then seated themselves one on each side, mounting guard.

'See, we got him loose again,' said Harry.

'He's milder to-night,' answered Done. 'What's the matter with him?'

'Only a touch o' the jims. He's liable to howl a bit now 'n again, but
don't mind him. He's all right. Ain't you, dad?' He gave the old man's
head an affectionate push.

'Once he takes to smoke he's comin' round,' said Con Peetree, making a
vain attempt to induce the old man to draw at his pipe.

'There ain't a finer ole tough walkin' when he's off the licker,' said
the elder proudly, 'an' not a better miner-ever lived.'

Done watched the group with keen delight. The young men's respect for
their bibulous parent was quite sincere, their care of him was marked
with a rough but unmistakable liking. The conversation turned upon the
characteristics of the lead at Jim Crow, and drifted to the inevitable
subject, the development of the agitation for the emancipation of the
miners and the doings and sayings of the insurgent party at Ballarat, and
every now and again Peetree senior would whisper ambiguously: 'There
ain't such a thing ez a drop of gin? No, of course not.'

Once Harry drew a small flask from his pocket, poured a little spirit
into a pannikin, and gave it to the old man. 'Hair off his dog, you
know,' he said. And two or three times Con made an effort to induce his
father to take a whiff of smoke, but old Peetree shook his head
disgustedly, and returned to his mutterings and the picking of imaginary
tarantulas off his sleeves.

In the morning Jim noticed that the wards 'Inebrits' Retreet' had been
printed on the barrel with pipeclay.

The good luck that had marked their initial effort on Diamond Gully
followed the mates to Jim Crow. They struck the wash-dirt in their first
claim, and Jim, in sinking through the alluvial, stuck his pick into the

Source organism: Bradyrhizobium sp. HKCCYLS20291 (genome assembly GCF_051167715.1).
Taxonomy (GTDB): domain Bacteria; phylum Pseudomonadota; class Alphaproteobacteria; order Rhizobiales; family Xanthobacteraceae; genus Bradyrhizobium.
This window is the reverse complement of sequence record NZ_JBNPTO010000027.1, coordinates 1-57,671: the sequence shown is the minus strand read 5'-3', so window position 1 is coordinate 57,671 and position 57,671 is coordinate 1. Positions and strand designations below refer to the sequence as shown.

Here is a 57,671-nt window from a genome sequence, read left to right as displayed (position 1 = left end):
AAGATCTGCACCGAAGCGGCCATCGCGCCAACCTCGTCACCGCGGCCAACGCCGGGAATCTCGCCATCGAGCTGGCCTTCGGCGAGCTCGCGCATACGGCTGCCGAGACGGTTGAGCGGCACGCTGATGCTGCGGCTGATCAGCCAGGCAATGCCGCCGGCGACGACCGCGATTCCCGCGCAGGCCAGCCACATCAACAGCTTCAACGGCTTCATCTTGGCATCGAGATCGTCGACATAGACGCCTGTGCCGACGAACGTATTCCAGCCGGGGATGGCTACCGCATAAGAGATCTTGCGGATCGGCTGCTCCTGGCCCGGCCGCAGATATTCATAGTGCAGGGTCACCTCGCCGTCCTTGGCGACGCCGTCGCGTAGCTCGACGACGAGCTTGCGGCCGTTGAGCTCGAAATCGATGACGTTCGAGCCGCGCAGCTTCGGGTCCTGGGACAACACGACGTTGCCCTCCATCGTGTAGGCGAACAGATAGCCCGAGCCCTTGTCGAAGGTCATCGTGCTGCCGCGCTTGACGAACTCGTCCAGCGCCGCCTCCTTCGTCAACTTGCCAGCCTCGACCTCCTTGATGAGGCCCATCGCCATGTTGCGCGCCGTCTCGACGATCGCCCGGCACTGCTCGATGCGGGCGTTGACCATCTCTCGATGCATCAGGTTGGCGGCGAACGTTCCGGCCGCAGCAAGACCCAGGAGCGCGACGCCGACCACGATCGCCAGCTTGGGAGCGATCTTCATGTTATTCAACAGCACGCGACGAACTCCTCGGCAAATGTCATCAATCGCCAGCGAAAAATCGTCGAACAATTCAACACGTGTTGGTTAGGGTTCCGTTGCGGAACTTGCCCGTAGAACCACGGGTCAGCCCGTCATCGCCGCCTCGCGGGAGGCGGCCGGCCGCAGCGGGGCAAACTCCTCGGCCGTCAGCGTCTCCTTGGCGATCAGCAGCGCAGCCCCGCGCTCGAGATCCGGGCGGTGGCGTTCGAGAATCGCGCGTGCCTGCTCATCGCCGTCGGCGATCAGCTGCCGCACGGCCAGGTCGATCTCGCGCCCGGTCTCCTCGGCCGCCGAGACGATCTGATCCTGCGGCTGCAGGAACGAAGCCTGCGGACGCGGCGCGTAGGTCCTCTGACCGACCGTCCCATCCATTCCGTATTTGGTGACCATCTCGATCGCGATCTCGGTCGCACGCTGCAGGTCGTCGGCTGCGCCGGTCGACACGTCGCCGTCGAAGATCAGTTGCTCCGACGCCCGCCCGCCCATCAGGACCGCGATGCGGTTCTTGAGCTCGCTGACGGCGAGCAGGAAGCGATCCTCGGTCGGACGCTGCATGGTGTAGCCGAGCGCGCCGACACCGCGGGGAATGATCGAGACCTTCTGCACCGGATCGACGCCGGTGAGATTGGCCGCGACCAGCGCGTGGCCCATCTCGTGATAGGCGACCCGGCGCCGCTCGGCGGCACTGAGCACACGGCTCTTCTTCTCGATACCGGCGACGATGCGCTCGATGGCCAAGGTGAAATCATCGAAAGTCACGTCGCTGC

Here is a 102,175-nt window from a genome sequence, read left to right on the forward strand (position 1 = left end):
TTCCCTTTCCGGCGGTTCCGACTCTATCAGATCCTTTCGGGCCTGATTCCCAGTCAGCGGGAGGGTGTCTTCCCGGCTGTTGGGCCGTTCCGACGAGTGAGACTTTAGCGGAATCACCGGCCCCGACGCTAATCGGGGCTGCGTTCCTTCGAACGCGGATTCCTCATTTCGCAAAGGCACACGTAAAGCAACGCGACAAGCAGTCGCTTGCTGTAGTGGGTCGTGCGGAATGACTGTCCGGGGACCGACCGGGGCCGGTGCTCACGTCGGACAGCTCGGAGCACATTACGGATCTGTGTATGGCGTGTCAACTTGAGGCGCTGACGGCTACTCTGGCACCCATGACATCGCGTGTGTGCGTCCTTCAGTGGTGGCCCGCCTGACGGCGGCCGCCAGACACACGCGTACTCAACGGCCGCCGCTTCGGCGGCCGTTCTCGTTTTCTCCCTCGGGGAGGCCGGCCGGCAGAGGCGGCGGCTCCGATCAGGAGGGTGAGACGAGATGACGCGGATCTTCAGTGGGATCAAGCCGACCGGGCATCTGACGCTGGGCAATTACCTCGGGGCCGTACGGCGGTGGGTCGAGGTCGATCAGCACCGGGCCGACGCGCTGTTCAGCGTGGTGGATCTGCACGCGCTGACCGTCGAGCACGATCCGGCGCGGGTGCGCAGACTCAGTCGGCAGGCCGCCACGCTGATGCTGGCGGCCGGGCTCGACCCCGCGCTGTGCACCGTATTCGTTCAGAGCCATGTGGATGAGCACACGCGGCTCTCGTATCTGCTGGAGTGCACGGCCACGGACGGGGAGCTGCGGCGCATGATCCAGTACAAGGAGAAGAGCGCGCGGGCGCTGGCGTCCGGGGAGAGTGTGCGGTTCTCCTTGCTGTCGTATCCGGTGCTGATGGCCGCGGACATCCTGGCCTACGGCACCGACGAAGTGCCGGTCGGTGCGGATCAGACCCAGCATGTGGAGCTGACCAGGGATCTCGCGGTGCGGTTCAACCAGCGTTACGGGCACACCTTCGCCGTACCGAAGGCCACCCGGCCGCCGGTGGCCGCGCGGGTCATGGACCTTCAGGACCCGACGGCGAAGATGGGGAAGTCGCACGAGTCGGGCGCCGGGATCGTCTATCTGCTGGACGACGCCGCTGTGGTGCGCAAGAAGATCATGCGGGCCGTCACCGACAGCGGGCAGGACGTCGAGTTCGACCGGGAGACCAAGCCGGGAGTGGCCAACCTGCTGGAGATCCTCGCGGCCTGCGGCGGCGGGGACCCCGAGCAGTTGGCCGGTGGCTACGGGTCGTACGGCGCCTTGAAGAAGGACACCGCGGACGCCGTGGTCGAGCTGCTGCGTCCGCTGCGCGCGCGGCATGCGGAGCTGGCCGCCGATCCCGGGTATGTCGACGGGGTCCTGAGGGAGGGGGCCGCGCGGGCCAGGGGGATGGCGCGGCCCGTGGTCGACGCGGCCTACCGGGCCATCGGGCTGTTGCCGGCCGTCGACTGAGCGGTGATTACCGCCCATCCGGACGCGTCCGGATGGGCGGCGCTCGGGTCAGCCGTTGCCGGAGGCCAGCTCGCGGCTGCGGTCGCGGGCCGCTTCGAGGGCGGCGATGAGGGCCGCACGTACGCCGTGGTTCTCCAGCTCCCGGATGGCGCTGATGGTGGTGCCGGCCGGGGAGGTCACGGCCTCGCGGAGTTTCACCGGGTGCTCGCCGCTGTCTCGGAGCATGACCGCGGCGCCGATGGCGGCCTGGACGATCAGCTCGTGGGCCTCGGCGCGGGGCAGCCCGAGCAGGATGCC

largest nugget he had yet seen, a lump of rugged gold, pure and clean,
which Mike estimated to be worth four hundred pounds. It glowed in the
sunlight with the lustre of a live ember, and, gazing upon it, Done
trembled again with the vehement joy that thrills in the veins of the
least avaricious digger at the sight of such a find.

'If there's a large family o' these we're made men,' said Burton,
fondling the nugget.

'Unless some of Douglas's men take a fancy to them when we've unearthed

'Or Solo chips in an' lifts the pile. We must keep it dark till this
field sobers up a bit.'

The tub of dirt taken from the bottom of their hole - that is, the deepest
part of the strata of alluvial deposit, to which the best of the gold
almost in variably gravitates - was extremely rich. The dregs in the tub,
after all the clay and dirt had been washed away, blazed with coarse
pieces, and Done carried away at least five hundred pounds' worth in
nuggets wrapped in his gray jumper. The coarse gold was picked out of the
washed gravel, and then the remainder of the stuff was put through the
cradle, the slides of which captured and retained the smaller gold, with
a certain amount of sand, and this was washed again in the tin dish, the